Through my new network of parents, who belong to the “club” no one wants to be a member of, I started to hear the soft roars of brave parents who are trying to accomplish some of the same things I am – only to be met by one brick wall after another. As the month moved on, these soft roars became louder and louder. Eventually it seemed as if the entire world (at least in my corner of the universe) was entranced by this very important issue. A social media campaign was launched with the hashtag #empiregogold. Thousands of people started voicing their opinions on this matter to any and all Empire State social media pages. The outrage intensified when they noticed their posts about anything childhood cancer related, started to disappear as well as pictures of their children. It was as if, much like our beloved babies, this “dirty little secret” was expected to die and be buried.

The Empire State Building grossly underestimated the advocates of childhood cancer community. We are not merely promoting a Hollywood film, or a front-runner for a Democratic Convention, and we could give a shit about the release of Mariah Carey’s new CD. We aren’t merely advocates – we are parents. Parents who were forced to watch our child fight for his/her life…while we helplessly stood by and watched them slowly die.  We are parents trying to change a very dark world by giving it a beam of golden light to help ignite this change. We are simply trying to give other kids a chance so they can grow up to do the amazing things that I know you would have done.

I want a face-to-face with the heartless bastard who operates the ESB. I wouldn’t need, nor want much of his time. In fact, I’d simply ask him one question, just one:

“What if it were your child?”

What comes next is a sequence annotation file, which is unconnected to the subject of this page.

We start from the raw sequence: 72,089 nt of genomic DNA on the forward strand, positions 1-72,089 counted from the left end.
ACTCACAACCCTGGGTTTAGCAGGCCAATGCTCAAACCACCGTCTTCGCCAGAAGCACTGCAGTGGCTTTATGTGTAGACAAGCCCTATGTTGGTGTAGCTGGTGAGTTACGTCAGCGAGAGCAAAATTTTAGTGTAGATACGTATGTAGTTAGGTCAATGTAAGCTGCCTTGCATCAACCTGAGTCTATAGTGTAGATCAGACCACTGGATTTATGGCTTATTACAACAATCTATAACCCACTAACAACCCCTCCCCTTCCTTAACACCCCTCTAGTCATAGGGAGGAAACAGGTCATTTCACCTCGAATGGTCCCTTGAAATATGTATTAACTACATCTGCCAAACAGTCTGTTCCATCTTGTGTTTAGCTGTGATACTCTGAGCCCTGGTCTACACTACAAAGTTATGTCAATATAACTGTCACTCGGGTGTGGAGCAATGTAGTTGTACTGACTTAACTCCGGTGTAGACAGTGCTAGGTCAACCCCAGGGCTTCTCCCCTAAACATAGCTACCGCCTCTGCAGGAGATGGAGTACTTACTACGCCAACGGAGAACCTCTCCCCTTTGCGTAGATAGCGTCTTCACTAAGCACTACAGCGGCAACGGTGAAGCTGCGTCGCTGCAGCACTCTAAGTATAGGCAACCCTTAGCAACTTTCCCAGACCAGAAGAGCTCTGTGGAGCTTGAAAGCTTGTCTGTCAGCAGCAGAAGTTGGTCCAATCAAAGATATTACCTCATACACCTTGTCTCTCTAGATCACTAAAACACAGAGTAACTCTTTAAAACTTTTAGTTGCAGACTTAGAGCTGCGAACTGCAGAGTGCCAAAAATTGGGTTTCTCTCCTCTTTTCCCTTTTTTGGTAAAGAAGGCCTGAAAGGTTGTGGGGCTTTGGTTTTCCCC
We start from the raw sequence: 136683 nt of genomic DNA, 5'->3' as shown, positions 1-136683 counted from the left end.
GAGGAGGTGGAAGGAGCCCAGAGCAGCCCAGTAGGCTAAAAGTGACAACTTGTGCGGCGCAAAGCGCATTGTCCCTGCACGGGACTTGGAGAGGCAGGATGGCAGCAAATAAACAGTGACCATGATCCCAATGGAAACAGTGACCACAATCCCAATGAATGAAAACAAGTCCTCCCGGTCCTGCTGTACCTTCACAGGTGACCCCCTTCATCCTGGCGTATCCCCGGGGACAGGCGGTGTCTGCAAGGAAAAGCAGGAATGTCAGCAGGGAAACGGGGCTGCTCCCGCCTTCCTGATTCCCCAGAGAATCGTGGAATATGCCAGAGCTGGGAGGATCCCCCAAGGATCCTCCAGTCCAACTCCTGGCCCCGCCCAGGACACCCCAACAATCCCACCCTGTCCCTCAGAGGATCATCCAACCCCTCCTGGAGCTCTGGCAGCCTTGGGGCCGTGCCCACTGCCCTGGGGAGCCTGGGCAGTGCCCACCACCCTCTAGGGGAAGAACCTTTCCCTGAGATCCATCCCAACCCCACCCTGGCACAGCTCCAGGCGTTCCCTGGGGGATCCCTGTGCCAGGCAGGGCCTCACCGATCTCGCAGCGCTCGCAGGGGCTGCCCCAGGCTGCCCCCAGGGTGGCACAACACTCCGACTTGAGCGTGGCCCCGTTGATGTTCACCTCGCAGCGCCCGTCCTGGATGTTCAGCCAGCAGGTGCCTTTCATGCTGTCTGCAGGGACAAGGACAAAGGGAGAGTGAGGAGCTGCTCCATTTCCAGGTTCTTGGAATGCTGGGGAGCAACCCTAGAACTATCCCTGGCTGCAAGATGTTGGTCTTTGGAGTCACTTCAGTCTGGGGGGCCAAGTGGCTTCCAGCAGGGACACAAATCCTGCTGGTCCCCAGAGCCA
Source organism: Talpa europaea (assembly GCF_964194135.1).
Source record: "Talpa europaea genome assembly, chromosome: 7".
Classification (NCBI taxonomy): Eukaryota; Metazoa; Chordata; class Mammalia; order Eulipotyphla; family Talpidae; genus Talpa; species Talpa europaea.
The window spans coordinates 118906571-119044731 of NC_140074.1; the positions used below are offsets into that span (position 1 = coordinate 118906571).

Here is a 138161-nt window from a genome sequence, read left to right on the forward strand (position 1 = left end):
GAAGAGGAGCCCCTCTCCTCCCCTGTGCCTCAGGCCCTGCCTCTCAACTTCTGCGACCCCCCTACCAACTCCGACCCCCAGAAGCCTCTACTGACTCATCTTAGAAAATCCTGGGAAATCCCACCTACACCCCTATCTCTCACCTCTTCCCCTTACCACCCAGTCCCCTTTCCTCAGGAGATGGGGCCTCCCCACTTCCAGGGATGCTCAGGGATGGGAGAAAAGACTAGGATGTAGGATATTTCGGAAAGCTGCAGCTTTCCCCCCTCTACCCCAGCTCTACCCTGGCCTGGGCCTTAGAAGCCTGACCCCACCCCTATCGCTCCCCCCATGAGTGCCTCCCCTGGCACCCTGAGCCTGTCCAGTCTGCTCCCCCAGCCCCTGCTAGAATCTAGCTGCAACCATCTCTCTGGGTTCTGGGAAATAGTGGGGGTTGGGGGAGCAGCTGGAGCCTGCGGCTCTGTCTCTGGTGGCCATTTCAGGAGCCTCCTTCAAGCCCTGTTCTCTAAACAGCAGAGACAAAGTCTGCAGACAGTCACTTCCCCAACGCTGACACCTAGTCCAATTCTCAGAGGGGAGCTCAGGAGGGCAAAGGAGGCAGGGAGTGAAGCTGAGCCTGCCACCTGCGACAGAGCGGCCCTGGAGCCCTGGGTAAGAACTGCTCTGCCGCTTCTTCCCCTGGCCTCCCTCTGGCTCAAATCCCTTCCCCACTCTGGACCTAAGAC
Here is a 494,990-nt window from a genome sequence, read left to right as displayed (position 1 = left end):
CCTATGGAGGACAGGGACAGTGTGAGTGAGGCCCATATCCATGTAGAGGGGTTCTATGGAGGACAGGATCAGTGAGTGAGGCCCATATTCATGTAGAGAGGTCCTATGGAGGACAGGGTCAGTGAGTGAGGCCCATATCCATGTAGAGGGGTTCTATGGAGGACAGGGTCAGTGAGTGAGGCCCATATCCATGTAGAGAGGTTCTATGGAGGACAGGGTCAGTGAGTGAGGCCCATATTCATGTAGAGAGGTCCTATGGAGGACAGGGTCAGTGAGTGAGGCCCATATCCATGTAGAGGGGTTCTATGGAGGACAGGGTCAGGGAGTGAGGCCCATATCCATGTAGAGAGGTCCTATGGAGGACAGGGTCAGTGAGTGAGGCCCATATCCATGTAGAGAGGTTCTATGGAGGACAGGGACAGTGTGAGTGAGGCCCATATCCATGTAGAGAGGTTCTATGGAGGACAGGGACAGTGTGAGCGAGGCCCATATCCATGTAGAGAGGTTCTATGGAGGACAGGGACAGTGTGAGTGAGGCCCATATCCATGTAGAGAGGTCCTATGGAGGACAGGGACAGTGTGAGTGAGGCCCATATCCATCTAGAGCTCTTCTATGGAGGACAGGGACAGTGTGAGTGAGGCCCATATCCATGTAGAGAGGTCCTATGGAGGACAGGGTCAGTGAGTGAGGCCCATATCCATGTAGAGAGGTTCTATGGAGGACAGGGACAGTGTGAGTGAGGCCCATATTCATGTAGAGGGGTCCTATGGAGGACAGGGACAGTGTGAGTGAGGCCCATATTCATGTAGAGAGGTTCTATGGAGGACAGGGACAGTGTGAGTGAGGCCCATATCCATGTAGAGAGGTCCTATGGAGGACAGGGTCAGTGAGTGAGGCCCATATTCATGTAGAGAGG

Huh?

What’s that you say?

If it were your child, you would want the best awareness, funding, and treatments possible so you wouldn’t have to kiss your baby’s urn every night instead of tucking him into bed?

That’s what I thought you said.

Jackass.

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Close those baby blues and sleep tight lil’ one. If you need me, just call my name.

Stay with me, Sweet Boy.

xoox,

Momma

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19 months. today wasn’t gonna be easy…then cancer came back.

Diddy,

Today began much like everyday. I got out of bed, walked down to your room, and began our morning ritual. I whispered the many hopes and dreams I have for you: some old, some new. Each at the forefront of my mind as I face the dawn of yet another day without you. I told you how much I loved and missed you, and explained yet again how I wished a million times over that we could trade places. I shared many other secrets in the spaces in between. All the while searching and scanning the world on the other side of your bedroom window – – just in case today would be the day you’re outside waiting for me to come and rescue you. Then I ambled into the shower, got myself presentable, and set out into the ‘real’ world. (Also known as my ‘fake’ world.) Though I don’t recall the commute, I arrived at BCHS: parked in the spot reserved for me 13-ish years ago, entered the set of doors I’ve pulled on a million times over, navigated the hallways in which I’ve surely worn a pathway, entered my classroom, switched on the lights, landed safely at my desk…and was met by your beautiful face smiling right at me. Then, I exhaled.

I have become very adept at eluding eye contact with the 1300 students which fill the hallways at any given time throughout the school day. I avoid looking too deeply into the eyes of babes who, despite their individual stories and struggles, do not know anything about the dark, grim, gruesome world in which I live. Part of my avoidance comes from sparing myself from the pang which stings my soul when the realization strikes that you will never be in 9th, 10th, 11th or 12th grade, worried about a test, excited about a girl, donned to the nines for prom, decorated as a stud player on the basketball team…the list goes on. The other half, is sparing the kids who should they look too closely into my eyes, will surely end up getting sick and dying. But mostly my avoidance stems from the fact that I know I live in a parallel universe. I realize that no one in that building could ever come close to understanding the aforementioned – let alone a teenage kid. None of those teenagers: with the exception of two, little, lovely Lancers.